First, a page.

If we go down to $20 and stay there, a global financial meltdown is virtually guaranteed.
Meanwhile, the “fracking boom” in the United States that generated so many jobs, so much investment and so much economic activity is now turning into a “fracking bust”…
The fracking-for-oil boom started in 2005, collapsed by 60% during the Financial Crisis when money ran out, but got going in earnest after the Fed had begun spreading its newly created money around the land. From the trough in May 2009 to its peak in October 2014, rigs drilling for oil soared from 180 to 1,609: multiplied by a factor of 9 in five years! And oil production soared, to reach 9.2 million barrels a day in January.
It was a great run, but now it is over.
In the months ahead, the trickle of good paying oil industry jobs that are being lost right now is going to turn into a flood.
And this boom was funded with lots and lots of really cheap money from Wall Street. I like how Wolf Richter described this in a recent article…
That’s what real booms look like. They’re fed by limitless low-cost money – exuberant investors that buy the riskiest IPOs, junk bonds, leveraged loans, and CLOs usually indirectly without knowing it via their bond funds, stock funds, leveraged-loan funds, by being part of a public pension system that invests in private equity firms that invest in the boom…. You get the idea.
As all of this bad paper unwinds, a lot of people are going to lose an extraordinary amount of money.
Don’t get caught with your pants down. You will want your money to be well away from the energy industry long before this thing collapses.
And of course in so many ways what we are facing right now if very reminiscent of 2008. So many of the same patterns that have played out just prior to previous financial crashes are happening once again. Right now, oil rigs are shutting down at a pace that is almost unprecedented. The only time in recent memory that we have seen anything like this was just before the financial crisis in the fall of 2008. Here is more from Wolf Richter…
In the latest reporting week, drillers idled another 84 rigs, the second biggest weekly cut ever, after idling 83 and 94 rigs in the two prior weeks. Only 1056 rigs are still drilling for oil, down 443 for the seven reporting weeks so far this year and down 553 – or 34%! – from the peak in October.
Never before has the rig count plunged this fast this far:
What if the fracking bust, on a percentage basis, does what it did during the Financial Crisis when the oil rig count collapsed by 60% from peak to trough? It would take the rig count down to 642!
But even though rigs are shutting down like crazy, U.S. production of oil has continued to rise…
Rig counts have long been used to help predict future oil and gas production. In the past week drillers idled 98 rigs, marking the 10th consecutive decline. The total U.S. rig count is down 30 percent since October, an unprecedented retreat. The theory goes that when oil rigs decline, fewer wells are drilled, less new oil is discovered, and oil production slows.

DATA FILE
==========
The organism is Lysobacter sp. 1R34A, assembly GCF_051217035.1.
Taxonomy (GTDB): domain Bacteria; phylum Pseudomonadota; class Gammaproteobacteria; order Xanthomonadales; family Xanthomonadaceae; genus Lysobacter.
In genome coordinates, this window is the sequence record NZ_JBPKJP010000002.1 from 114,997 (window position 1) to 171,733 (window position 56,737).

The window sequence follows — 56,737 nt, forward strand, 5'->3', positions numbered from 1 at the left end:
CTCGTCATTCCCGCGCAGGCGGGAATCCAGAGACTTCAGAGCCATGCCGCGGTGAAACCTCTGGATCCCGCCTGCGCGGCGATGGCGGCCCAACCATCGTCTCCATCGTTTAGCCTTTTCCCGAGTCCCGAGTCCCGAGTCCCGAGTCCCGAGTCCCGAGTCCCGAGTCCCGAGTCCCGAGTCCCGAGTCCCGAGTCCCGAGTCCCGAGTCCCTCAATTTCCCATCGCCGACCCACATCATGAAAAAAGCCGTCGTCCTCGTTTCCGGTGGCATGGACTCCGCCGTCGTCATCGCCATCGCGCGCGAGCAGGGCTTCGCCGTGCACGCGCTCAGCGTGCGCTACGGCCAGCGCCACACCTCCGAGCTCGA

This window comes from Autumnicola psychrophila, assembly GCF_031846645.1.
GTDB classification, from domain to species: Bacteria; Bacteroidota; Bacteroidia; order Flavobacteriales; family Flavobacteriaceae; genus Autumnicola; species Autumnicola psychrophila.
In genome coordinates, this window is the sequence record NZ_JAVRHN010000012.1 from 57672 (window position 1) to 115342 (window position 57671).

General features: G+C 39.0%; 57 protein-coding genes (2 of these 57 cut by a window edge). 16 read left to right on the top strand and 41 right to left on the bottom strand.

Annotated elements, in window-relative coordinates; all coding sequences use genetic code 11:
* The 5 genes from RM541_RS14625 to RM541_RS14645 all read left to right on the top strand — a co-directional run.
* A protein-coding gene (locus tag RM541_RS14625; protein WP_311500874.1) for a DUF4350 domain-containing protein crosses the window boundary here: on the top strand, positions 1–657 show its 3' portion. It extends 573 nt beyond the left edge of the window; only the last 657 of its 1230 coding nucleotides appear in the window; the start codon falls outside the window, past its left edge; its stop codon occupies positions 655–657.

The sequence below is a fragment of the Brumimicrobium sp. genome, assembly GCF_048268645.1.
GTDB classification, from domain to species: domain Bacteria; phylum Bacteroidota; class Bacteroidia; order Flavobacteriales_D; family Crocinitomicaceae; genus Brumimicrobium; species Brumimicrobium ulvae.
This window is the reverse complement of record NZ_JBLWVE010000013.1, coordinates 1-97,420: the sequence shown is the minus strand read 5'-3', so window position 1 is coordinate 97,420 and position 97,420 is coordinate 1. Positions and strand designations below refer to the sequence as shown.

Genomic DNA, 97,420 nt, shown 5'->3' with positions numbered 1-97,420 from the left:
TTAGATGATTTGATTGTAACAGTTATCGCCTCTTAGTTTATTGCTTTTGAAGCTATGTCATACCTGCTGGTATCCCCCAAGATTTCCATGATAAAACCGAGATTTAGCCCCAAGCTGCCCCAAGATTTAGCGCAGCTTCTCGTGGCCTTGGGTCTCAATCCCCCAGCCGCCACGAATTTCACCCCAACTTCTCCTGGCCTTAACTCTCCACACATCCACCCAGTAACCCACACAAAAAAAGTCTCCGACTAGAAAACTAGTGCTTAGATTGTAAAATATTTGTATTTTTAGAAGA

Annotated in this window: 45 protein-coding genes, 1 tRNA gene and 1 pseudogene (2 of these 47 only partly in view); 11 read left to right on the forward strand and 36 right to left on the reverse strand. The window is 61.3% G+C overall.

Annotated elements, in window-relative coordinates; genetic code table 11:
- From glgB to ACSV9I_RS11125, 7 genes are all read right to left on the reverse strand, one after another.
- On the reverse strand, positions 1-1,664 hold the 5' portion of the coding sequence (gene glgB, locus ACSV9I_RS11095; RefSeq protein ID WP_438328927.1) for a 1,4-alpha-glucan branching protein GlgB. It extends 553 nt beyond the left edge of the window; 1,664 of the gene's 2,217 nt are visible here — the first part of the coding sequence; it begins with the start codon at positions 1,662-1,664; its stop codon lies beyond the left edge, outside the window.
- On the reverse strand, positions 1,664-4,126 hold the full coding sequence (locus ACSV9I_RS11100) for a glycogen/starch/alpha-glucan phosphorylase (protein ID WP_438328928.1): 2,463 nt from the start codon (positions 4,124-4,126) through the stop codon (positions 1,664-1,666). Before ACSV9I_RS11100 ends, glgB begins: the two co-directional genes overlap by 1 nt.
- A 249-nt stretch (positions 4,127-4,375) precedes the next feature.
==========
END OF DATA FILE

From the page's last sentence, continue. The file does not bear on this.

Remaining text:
But production isn’t slowing yet. In fact, last week the U.S. pumped more crude than at any time since the 1970s. “The headline U.S. oil rig count offers little insight into the outlook for U.S. oil production growth,” Goldman Sachs analyst Damien Courvalin wrote in a Feb. 10 report.
Look, it should be obvious to anyone with even a basic knowledge of economics that the stage is being set for a massive financial meltdown.
This is just the kind of thing that can plunge us into a deflationary depression. And when you combine this with the ongoing problems in Europe and in Asia, it is easy to see that a “perfect storm” is brewing on the horizon.
Sadly, a lot of people out there will choose not to believe until the day the crisis arrives.
By then, it will be too late to do anything about it.
The numbers that you are about to see are likely to shock you. They prove that the global financial Ponzi scheme is far more extensive than most people would ever dare to imagine. As you will see below, the total amount of debt in the world is now more than three times greater than global GDP. In other words, you could take every single good and service produced on the entire planet this year, next year and the year after that and it still would not be enough to pay off all the debt. But even that number pales in comparison to the exposure that big global banks have to derivatives contracts. It is hard to put into words how reckless they have been. At the low end of the estimates, the total exposure that global banks have to derivatives contracts is 710 trillion dollars. That is an amount of money that is almost unimaginable. And the reality of the matter is that there is really not all that much actual “money” in circulation today. In fact, as you will read about below, there is only a little bit more than a trillion dollars of U.S. currency that you can actually hold in your hands in existence. If we all went out and tried to close our bank accounts and investment portfolios all at once, that would create a major league crisis. The truth is that our financial system is little more than a giant pyramid scheme that is based on debt and paper promises. It is literally a miracle that it has survived for so long without collapsing already.